Launch of the Energy from Waste and Circular Economy Policy Commission


The Energy from Waste Policy Commission aims to maximise opportunities to convert waste to energy

Energy from Waste and the circular economy

Tackling climate change is one of the most pressing issues of our time. To follow the path for limiting global warming below 2ᵒC, set out in the 2015 Paris agreement, requires significant reduction in greenhouse gas emissions. The UK has committed to bring all greenhouse gas emissions to net zero by 2050 requiring action at a local, regional and national level to transition to a zero carbon economy.

To decarbonise and decentralise the UK’s energy system we must implement technologies that provide energy supply solutions across the UK.

The Energy Research Accelerator (ERA) and the Birmingham Energy Institute have run a policy commission to examine the state of play, barriers, challenges, and opportunities for Energy from Waste (EfW) to form part of the regional energy circular economy in the Midlands. The commission's report is now available to download below.

Download the Energy From Waste report here

Download the Energy From Waste press release here

Energy from Waste and the circular economy launch event - 29th July 2020

View the video of the event here

View the presentations here

Energy from Waste - the Midlands' opportunity

In the Midlands, many industrial sites are unable to access supply of affordable, clean and reliable energy to meet their demands.

Energy from Waste (EfW) could offer a solution to the Midlands based industrial sites. EfW sites provide affordable, secure energy supply solutions that form part of a developing circular economy. EfW reduces our reliance on landfills and obtains the maximum value from our waste streams. There are a number of merging technologies that could potentially play an important role which treats waste as a resource, properly integrated into an energy and transport system and fully respects the potential of linking in the circular economy.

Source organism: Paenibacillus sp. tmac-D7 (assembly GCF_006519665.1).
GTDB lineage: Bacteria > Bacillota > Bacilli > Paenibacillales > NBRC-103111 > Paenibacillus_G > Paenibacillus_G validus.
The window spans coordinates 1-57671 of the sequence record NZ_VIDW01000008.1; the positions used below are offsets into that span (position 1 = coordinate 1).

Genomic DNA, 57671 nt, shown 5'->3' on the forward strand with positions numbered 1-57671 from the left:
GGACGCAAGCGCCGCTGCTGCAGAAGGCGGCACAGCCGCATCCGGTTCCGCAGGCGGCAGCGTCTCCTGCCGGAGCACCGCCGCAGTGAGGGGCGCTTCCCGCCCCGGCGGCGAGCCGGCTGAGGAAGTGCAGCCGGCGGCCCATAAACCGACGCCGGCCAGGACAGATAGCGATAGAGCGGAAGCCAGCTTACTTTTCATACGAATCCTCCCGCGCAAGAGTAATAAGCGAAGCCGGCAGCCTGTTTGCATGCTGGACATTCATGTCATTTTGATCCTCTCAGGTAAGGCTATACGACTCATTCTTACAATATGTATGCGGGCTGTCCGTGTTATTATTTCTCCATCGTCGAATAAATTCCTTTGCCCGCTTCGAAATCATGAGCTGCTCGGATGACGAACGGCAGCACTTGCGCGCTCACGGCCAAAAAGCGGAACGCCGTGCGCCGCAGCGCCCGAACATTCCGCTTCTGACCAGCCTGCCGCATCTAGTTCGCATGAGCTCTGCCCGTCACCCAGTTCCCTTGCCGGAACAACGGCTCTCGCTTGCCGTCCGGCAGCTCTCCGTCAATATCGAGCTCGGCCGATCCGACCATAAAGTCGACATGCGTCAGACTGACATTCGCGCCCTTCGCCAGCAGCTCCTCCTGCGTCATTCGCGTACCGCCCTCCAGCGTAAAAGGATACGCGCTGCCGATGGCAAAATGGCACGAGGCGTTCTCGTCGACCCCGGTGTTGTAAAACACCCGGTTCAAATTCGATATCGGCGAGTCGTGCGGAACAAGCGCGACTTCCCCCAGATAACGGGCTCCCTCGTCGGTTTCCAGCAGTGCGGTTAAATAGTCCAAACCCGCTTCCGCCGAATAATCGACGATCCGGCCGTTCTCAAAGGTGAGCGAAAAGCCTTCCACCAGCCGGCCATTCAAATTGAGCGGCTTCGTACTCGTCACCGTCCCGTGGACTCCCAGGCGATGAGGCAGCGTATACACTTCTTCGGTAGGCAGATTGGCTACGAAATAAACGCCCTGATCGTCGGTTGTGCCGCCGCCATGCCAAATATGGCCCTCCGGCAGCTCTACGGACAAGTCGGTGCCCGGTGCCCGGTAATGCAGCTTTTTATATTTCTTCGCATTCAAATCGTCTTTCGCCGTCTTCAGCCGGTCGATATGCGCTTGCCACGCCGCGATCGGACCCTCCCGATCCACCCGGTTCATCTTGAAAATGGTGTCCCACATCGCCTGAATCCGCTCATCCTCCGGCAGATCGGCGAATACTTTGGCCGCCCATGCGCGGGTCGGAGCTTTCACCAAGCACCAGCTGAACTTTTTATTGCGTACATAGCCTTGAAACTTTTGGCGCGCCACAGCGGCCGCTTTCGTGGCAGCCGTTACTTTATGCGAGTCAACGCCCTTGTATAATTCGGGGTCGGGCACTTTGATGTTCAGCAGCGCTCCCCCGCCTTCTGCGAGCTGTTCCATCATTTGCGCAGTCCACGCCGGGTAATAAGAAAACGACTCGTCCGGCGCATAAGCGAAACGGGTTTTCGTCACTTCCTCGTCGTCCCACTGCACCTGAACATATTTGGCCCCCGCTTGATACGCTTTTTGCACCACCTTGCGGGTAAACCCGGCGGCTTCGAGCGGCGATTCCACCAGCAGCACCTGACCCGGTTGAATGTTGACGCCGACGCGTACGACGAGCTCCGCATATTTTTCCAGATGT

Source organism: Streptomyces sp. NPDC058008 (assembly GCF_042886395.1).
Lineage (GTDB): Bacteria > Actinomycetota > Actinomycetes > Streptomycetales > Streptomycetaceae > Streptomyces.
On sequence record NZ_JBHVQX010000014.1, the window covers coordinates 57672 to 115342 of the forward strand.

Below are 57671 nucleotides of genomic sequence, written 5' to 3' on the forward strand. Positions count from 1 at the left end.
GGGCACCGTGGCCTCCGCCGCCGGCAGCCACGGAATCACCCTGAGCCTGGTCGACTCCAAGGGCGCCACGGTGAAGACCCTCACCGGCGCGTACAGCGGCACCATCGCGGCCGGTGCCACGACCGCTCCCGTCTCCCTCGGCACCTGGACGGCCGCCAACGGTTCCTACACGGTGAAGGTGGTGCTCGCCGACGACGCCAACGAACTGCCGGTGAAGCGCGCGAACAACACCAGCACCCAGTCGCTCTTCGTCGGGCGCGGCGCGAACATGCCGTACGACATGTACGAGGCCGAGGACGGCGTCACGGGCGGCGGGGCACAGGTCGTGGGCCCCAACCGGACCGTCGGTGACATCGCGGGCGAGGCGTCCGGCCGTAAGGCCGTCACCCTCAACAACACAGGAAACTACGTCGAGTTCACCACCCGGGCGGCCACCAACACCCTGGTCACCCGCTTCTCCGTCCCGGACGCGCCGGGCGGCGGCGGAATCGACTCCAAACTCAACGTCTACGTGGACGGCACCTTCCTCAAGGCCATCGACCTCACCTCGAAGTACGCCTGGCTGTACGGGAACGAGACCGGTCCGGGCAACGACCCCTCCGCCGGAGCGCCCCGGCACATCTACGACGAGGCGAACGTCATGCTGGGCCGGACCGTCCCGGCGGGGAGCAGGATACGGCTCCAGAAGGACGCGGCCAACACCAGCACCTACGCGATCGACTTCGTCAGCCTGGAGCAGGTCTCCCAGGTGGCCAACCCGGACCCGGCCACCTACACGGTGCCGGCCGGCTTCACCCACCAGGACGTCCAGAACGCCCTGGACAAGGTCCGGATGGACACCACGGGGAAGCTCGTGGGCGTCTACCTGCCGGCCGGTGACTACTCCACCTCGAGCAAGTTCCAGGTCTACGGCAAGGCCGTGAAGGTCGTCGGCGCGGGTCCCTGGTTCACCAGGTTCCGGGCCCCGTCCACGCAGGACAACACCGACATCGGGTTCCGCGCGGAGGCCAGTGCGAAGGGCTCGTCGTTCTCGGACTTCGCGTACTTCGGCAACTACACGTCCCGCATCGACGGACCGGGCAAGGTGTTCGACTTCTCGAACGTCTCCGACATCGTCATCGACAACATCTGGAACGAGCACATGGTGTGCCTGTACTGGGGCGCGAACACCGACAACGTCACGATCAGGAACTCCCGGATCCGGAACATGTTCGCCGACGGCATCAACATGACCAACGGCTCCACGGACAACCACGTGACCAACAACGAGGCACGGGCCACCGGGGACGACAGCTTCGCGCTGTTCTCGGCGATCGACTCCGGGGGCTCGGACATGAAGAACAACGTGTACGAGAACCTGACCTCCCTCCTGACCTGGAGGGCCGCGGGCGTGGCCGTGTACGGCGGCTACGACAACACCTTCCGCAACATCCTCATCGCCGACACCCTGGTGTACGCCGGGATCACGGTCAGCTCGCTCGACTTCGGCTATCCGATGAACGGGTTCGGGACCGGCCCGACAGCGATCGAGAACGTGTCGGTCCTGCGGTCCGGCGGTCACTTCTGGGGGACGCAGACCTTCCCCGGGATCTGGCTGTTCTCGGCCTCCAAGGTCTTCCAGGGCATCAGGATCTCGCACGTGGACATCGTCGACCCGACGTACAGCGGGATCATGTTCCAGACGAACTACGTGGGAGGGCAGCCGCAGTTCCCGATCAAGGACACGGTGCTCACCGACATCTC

Investment into EfW infrastructure in the region could lead to job creation and economic growth and could help provide inward investment needed to redevelop old industrial sites and retiring power stations. However, for EfW to be part of a net-zero energy system (either in transition or long-term), technologies and processes are needed that reduce the current carbon emissions burden.

EfW could play a significant role in the net zero carbon transition in the Midlands, supplying heat, power and green fuels and solve other problems - the region has some of the highest levels of energy/fuel poverty and poor air quality in the UK. The policy commission will help shape the regional, local government and industry thinking surrounding this important topic.

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The Tyseley Energy Park in Birmingham is an example of an Energy Innovation Zone which is driving forward energy from waste technologies and creating new opportunities for businesses both large and small.